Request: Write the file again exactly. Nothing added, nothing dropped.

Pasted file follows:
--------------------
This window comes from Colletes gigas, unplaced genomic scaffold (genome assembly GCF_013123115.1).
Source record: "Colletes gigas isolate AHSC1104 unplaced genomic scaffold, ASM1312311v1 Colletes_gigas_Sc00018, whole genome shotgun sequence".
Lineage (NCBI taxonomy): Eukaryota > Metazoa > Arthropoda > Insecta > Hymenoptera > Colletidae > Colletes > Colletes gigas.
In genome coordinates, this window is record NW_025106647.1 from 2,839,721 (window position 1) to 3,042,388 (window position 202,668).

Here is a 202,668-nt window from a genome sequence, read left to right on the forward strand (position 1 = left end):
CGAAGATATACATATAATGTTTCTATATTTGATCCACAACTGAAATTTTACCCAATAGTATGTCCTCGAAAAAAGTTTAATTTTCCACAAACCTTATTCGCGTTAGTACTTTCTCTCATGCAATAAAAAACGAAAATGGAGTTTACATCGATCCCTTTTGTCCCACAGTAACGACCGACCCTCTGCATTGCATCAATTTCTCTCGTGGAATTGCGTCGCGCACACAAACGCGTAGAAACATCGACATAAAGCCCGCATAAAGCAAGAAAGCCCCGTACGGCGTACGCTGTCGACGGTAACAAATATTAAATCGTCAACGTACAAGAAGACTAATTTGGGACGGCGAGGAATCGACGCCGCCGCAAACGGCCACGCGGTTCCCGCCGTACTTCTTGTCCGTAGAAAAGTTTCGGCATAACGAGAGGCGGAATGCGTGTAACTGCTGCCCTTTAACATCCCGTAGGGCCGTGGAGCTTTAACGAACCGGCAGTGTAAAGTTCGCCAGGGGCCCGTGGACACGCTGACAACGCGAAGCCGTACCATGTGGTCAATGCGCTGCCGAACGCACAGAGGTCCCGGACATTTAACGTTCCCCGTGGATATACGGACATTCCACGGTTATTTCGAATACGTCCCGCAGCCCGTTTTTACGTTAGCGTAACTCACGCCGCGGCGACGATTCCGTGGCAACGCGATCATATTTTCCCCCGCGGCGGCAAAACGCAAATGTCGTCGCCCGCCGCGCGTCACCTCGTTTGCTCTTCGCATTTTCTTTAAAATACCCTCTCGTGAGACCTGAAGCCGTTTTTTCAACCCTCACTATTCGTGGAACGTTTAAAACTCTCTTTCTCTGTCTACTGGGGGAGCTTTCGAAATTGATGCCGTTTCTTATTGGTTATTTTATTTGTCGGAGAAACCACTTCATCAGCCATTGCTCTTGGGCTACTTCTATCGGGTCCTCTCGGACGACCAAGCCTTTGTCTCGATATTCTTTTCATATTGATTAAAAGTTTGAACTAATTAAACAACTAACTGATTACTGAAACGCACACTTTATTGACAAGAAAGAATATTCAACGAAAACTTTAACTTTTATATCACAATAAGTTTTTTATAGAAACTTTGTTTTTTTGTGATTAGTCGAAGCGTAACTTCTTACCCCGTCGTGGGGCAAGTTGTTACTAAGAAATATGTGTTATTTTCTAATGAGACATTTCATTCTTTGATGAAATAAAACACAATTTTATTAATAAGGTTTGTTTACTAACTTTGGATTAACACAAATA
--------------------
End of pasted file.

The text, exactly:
This window comes from Colletes gigas, unplaced genomic scaffold (genome assembly GCF_013123115.1).
Source record: "Colletes gigas isolate AHSC1104 unplaced genomic scaffold, ASM1312311v1 Colletes_gigas_Sc00018, whole genome shotgun sequence".
Lineage (NCBI taxonomy): Eukaryota > Metazoa > Arthropoda > Insecta > Hymenoptera > Colletidae > Colletes > Colletes gigas.
In genome coordinates, this window is record NW_025106647.1 from 2,839,721 (window position 1) to 3,042,388 (window position 202,668).

Here is a 202,668-nt window from a genome sequence, read left to right on the forward strand (position 1 = left end):
CGAAGATATACATATAATGTTTCTATATTTGATCCACAACTGAAATTTTACCCAATAGTATGTCCTCGAAAAAAGTTTAATTTTCCACAAACCTTATTCGCGTTAGTACTTTCTCTCATGCAATAAAAAACGAAAATGGAGTTTACATCGATCCCTTTTGTCCCACAGTAACGACCGACCCTCTGCATTGCATCAATTTCTCTCGTGGAATTGCGTCGCGCACACAAACGCGTAGAAACATCGACATAAAGCCCGCATAAAGCAAGAAAGCCCCGTACGGCGTACGCTGTCGACGGTAACAAATATTAAATCGTCAACGTACAAGAAGACTAATTTGGGACGGCGAGGAATCGACGCCGCCGCAAACGGCCACGCGGTTCCCGCCGTACTTCTTGTCCGTAGAAAAGTTTCGGCATAACGAGAGGCGGAATGCGTGTAACTGCTGCCCTTTAACATCCCGTAGGGCCGTGGAGCTTTAACGAACCGGCAGTGTAAAGTTCGCCAGGGGCCCGTGGACACGCTGACAACGCGAAGCCGTACCATGTGGTCAATGCGCTGCCGAACGCACAGAGGTCCCGGACATTTAACGTTCCCCGTGGATATACGGACATTCCACGGTTATTTCGAATACGTCCCGCAGCCCGTTTTTACGTTAGCGTAACTCACGCCGCGGCGACGATTCCGTGGCAACGCGATCATATTTTCCCCCGCGGCGGCAAAACGCAAATGTCGTCGCCCGCCGCGCGTCACCTCGTTTGCTCTTCGCATTTTCTTTAAAATACCCTCTCGTGAGACCTGAAGCCGTTTTTTCAACCCTCACTATTCGTGGAACGTTTAAAACTCTCTTTCTCTGTCTACTGGGGGAGCTTTCGAAATTGATGCCGTTTCTTATTGGTTATTTTATTTGTCGGAGAAACCACTTCATCAGCCATTGCTCTTGGGCTACTTCTATCGGGTCCTCTCGGACGACCAAGCCTTTGTCTCGATATTCTTTTCATATTGATTAAAAGTTTGAACTAATTAAACAACTAACTGATTACTGAAACGCACACTTTATTGACAAGAAAGAATATTCAACGAAAACTTTAACTTTTATATCACAATAAGTTTTTTATAGAAACTTTGTTTTTTTGTGATTAGTCGAAGCGTAACTTCTTACCCCGTCGTGGGGCAAGTTGTTACTAAGAAATATGTGTTATTTTCTAATGAGACATTTCATTCTTTGATGAAATAAAACACAATTTTATTAATAAGGTTTGTTTACTAACTTTGGATTAACACAAATA